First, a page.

Friends mourn student Warning planned on inhaling butane


Student school board member Jay Witcher fought back tears last week, speaking about the death of his Glen Burnie High School classmate, Nikki Preston.

"I thought no one cared about what happened to Nikki," Mr. Witcher said at last week's Board of Education meeting. "I'd known Nikki since the seventh grade. I'm just glad someone else cares."

Miss Preston, 16, died July 30 of a heart attack after inhaling butane in a Brooklyn apartment.

The man to whom he was speaking, County Councilman Edward Middlebrooks, yesterday joined School Superintendent C. Berry Carter II, County Medical Examiner Dr. William Jones and the county police in announcing that a public service message is being prepared for the first day of school, to warn students about the dangers of inhaling butane and other substances.

The 30- to 45-second announcement will be heard in all county schools Aug. 31, the first day students return to school. The announcement will stress that inhalant abuse is deadly and no safer than the abuse of alcohol or other drugs.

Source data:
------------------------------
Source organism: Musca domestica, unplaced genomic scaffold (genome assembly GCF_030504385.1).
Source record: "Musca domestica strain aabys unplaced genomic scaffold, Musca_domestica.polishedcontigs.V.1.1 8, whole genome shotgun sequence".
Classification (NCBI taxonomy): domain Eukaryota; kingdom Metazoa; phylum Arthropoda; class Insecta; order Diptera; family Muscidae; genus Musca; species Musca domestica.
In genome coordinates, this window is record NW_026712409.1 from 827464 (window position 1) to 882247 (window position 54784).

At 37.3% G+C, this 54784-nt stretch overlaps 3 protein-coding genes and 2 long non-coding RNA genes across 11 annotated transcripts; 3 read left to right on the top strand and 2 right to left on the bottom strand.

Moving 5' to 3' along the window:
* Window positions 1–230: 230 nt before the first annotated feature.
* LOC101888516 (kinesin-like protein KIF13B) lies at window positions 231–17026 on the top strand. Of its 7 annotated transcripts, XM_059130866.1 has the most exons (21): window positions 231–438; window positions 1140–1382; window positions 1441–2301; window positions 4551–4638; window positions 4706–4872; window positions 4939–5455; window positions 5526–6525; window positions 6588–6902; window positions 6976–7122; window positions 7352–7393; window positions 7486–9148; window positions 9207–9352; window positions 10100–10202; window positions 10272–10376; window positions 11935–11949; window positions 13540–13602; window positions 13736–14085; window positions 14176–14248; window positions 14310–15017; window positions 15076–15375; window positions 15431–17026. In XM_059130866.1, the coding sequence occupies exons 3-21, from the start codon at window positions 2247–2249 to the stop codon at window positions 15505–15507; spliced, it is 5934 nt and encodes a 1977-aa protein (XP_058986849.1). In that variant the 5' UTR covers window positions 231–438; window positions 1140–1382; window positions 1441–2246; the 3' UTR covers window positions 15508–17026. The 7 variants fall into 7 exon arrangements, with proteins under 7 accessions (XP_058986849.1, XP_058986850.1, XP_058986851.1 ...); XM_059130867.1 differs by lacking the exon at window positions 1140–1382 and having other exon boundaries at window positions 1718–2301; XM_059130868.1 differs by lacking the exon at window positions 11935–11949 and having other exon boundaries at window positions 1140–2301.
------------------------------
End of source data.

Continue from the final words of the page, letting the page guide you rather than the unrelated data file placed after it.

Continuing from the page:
Following Miss Preston's death, family members learned from friends that she and other teens had been inhaling butane for some time. County police said so many teen-agers were buying the gas that people seeking to purchase butane on the weekends -- for their lighters or gas grills -- often were out of luck.

Mr. Middlebrooks said The young woman was friends with his 15-year-old daughter, Jennifer. He said he had no idea Miss Preston was inhaling butane.

"This just tells how isolated as adults we can get," he said.

"My daughter is still crying herself to sleep at night because she knew and she didn't tell anyone," Mr. Middlebrooks said. "Now she's got to live with that for the rest of her life. No one should have to deal with that."

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